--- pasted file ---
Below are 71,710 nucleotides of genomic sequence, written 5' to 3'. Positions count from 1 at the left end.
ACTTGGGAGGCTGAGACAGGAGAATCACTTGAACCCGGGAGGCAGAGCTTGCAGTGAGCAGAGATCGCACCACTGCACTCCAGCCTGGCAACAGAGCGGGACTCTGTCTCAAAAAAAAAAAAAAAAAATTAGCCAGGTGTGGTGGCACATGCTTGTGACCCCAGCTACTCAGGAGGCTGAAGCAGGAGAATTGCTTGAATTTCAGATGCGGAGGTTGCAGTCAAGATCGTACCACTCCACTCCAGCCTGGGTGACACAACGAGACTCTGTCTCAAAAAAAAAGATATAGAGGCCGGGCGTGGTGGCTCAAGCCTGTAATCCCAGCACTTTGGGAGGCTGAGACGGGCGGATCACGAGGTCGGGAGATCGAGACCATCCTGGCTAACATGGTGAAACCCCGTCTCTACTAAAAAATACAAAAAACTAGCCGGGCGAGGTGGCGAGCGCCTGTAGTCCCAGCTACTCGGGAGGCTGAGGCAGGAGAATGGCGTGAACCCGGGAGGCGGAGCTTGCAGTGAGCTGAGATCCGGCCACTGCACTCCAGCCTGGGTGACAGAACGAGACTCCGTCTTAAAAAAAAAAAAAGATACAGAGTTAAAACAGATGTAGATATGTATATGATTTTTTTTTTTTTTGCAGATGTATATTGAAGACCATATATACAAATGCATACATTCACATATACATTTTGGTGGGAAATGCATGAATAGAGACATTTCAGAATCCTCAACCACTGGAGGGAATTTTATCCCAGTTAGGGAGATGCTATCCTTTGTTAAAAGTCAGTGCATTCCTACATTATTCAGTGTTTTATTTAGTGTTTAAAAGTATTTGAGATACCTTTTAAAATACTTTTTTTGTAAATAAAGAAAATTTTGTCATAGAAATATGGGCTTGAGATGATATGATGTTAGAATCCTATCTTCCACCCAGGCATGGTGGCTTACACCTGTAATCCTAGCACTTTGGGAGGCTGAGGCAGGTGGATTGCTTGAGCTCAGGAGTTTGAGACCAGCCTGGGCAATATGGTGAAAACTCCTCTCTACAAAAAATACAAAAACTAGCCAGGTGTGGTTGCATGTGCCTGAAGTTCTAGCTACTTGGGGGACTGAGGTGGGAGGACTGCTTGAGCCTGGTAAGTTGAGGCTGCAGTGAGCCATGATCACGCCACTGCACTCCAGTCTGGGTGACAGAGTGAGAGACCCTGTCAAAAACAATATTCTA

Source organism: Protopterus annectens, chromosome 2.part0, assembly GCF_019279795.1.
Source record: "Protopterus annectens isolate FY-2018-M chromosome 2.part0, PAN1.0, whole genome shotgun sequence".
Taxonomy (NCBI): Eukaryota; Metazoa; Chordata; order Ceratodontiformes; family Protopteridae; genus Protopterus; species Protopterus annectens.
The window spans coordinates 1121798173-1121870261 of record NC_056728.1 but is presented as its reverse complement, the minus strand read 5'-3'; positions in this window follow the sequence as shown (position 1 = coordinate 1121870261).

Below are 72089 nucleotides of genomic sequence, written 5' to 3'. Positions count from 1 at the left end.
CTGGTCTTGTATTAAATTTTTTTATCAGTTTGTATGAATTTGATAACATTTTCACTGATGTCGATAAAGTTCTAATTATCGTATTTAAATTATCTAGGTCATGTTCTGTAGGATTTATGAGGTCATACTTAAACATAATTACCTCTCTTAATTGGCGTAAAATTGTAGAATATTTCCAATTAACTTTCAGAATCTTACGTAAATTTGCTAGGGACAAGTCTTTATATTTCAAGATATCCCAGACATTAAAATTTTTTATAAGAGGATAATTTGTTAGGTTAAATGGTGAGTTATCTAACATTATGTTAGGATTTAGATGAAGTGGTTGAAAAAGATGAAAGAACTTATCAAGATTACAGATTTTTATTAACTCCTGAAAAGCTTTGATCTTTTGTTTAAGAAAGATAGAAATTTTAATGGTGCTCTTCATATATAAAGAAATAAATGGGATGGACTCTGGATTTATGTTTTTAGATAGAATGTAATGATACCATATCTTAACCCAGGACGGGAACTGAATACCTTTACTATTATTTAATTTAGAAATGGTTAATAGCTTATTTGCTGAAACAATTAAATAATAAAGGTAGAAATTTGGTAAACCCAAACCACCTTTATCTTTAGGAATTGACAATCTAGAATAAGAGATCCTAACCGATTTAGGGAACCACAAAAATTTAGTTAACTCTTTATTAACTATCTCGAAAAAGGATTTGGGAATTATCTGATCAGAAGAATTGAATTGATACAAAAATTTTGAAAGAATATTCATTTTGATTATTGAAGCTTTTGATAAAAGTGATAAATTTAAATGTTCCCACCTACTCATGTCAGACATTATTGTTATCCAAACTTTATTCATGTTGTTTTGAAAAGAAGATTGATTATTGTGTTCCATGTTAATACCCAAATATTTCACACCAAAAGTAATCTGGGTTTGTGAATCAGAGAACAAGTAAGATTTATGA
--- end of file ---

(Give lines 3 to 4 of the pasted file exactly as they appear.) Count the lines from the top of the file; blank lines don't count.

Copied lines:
Source organism: Protopterus annectens, chromosome 2.part0, assembly GCF_019279795.1.
Source record: "Protopterus annectens isolate FY-2018-M chromosome 2.part0, PAN1.0, whole genome shotgun sequence".